come in and give seminars and one thing and another on the

problems that Disney was going to bring to the area. And

they told us what a traffic problem we'd have. And that

we'd better start providing or trying to solve some of the

problems as far as roads at that time. And of course we

were a little bit slow in doing it. Hotels, motels, places

to stay was another problem. And, so pretty soon

construction got started. And it seemed for awhile it was

going to be kinda' slow but then all of a sudden just an


influx of people started coming in. Houses started being

built. Streets started being filled with cars. And you

couldn't, certain times of the day in Orlando, you couldn't

go one mile an hour. You could walk faster than you could

drive a car in certain areas. When Disney did open there

was a time the interstate would get jammed up for hours at a

time. We'd just have to close down Disney and go out and

try to turn people around on the interstate, and send them

back the opposite direction to try to open the thing up. It

was completely blocked for hours at a time.

CW: Must have been difficult just to cover the wrecks and try to

provide manpower out there. I imagine that interstate 4 was

probably the main problem, wasn't it?

EH: Yeah, that was one of the main problems. Of course one of

the big problems we had was getting to the accident itself.

You know, it would happen on the interstate. And, how do

you get the injuries out? How do you get to them? And it

become a big problem, how to get them out. How to get to

it. We considered everything. We considered motorcycles.

We even considered one time putting motor scooters on the

patrol cars. Drive the patrol car as far as you could and

then take the motor scooter and go the rest of the way.

CW: Ha, ha, ha, ha.

EH: They finally came up with a helicopter service. We could

get a helicopter in there to get the injuries out but they

couldn't get the fire trucks or the ambulances in there.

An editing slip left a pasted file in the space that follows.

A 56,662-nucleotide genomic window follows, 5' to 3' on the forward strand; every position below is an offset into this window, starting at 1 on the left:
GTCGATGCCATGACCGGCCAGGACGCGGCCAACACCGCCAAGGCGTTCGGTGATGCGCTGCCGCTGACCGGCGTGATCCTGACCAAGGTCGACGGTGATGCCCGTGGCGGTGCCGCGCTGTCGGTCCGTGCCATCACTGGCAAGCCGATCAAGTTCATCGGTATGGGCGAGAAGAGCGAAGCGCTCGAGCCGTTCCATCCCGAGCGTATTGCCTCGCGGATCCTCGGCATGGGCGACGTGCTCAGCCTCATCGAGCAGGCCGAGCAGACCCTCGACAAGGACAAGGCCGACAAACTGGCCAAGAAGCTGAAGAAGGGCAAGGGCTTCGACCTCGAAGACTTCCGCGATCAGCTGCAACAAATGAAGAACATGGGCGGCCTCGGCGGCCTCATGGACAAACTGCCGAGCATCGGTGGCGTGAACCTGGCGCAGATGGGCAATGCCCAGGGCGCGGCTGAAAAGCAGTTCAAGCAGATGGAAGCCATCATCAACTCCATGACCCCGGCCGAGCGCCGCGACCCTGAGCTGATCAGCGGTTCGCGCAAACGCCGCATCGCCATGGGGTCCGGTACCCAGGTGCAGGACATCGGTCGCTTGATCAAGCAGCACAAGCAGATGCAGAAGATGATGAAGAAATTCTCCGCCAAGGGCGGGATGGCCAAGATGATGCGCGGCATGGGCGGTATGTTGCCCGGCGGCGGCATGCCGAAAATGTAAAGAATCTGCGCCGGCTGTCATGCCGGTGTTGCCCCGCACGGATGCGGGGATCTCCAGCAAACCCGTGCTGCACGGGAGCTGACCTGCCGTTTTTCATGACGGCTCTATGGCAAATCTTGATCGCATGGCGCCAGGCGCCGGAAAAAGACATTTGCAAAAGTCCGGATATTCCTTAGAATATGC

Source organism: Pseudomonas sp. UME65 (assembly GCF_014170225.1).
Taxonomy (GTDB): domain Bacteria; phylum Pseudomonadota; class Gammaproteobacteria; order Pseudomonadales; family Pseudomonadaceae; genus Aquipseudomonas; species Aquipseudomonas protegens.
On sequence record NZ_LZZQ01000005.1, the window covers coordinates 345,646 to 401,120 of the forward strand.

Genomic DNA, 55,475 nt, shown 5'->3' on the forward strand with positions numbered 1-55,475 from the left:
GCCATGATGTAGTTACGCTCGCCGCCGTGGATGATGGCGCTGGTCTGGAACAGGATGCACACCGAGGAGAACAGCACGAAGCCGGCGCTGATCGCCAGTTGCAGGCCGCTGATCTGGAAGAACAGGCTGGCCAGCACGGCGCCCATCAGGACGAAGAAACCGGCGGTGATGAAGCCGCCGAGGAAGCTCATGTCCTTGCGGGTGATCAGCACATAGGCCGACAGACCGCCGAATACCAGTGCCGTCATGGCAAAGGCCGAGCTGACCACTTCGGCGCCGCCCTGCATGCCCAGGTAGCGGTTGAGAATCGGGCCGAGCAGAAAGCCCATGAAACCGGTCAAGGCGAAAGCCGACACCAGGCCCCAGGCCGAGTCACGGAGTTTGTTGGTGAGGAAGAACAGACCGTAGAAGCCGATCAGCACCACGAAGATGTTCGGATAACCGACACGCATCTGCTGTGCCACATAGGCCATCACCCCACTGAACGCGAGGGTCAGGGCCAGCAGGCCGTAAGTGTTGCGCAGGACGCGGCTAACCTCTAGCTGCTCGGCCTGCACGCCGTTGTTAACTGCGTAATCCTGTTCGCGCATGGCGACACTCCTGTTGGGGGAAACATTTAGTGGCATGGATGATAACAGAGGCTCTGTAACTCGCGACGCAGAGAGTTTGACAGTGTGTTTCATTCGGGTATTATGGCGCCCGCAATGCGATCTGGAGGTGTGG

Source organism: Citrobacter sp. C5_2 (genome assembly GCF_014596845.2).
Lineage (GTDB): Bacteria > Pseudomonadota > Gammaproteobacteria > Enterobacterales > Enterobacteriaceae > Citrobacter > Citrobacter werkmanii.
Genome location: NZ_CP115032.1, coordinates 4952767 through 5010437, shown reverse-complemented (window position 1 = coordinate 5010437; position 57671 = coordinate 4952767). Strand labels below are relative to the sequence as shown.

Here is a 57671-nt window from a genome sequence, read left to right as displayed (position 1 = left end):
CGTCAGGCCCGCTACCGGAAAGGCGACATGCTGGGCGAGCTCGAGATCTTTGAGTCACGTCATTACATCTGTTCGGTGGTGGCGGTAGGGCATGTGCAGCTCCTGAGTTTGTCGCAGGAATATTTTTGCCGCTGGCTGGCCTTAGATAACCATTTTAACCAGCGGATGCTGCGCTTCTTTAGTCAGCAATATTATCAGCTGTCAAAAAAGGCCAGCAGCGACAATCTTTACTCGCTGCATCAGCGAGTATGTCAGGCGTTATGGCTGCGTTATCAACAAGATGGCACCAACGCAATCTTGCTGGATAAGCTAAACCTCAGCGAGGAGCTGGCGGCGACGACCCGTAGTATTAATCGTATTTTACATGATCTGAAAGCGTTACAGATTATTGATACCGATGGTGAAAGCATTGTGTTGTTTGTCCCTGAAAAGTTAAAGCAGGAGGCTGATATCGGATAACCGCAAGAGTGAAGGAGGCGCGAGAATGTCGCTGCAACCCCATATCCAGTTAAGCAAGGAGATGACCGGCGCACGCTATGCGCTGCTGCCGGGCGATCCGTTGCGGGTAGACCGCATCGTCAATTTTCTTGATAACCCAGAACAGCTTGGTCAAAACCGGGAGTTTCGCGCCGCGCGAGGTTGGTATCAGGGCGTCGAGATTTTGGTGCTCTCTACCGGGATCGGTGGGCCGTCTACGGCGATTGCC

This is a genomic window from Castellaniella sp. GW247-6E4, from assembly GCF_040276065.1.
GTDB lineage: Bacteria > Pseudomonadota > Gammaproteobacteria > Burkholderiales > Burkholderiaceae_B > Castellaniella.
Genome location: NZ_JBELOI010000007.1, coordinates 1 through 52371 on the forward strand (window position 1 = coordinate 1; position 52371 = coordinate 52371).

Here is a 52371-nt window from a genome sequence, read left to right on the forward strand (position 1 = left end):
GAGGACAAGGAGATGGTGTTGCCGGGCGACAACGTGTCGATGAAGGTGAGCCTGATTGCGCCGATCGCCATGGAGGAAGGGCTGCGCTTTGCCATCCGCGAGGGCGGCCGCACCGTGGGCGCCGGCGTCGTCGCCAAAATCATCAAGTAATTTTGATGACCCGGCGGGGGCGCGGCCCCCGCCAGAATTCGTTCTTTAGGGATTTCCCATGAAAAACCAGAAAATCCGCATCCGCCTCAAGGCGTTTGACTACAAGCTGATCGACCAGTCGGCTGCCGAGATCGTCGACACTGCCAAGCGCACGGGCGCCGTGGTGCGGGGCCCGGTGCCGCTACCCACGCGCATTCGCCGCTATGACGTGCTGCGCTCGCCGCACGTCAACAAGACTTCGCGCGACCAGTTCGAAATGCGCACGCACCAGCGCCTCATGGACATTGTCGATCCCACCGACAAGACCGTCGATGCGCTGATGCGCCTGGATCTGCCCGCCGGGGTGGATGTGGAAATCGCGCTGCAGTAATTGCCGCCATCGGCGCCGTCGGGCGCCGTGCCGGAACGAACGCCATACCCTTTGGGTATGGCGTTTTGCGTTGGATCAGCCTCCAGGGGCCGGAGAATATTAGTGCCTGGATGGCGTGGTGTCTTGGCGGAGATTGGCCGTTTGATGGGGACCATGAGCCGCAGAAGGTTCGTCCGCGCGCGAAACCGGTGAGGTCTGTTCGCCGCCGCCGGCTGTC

The helicopter helped a whole lot although we had some

problems with that. The helicopter ran into a patrol car

one time. A few things like that.

CW: A helicopter ran into a patrol car?

EH: Yeah, he took off and didn't quite get up high enough,

couldn't quite lift the load and the tires kinda' creased

the top of a patrol car pretty bad, but at least he kept


CW: That's a typical Sergeant's nightmare isn't it. Ha, ha, ha,


EH: Ha, ha, ha, ha. And of course we relied on that helicopter

a lot of times at nighttime out there and that got to be bad


CW: How far was the traffic backing up say on I-4?

EH: From Disney to Orlando, which is what, 18, 16 miles?

CW: How about the other way?

EH: Well usually the other way it was open. Ran good the other

way. But again, everybody's trying to wait to get in the

parking lot. Everybody's overheating, cars overheating,

parked, batteries goin' dead. Everything was happening.



CW: People fighting.

EH: People fighting. And of course they'd have an accident, run

into each other out there and get out and have fights. It

was a mess. Just a mess. We finally figured out when the

parking lot got full we'd just direct traffic around a

different way and just starting them running in a loop. As

long as somebody was going. As long as their cars were

moving they were happy.

CW: You did this with 40 some odd troopers?

EH: Right. In fact one morning it got so bad that Colonel

Clifton came down and we were supposed to have a troop

meeting in Orlando at eleven o'clock. Colonel Clifton came

flying in that morning to hold his meeting and at that time,

as you know, I was a part-time pilot for the Patrol, I was

flying that particular morning. Flying the traffic. And it

started backing up. Every time another man would come in

for the troop meeting I would send him somewhere else to

work traffic, so it ended up I had all the men from Daytona,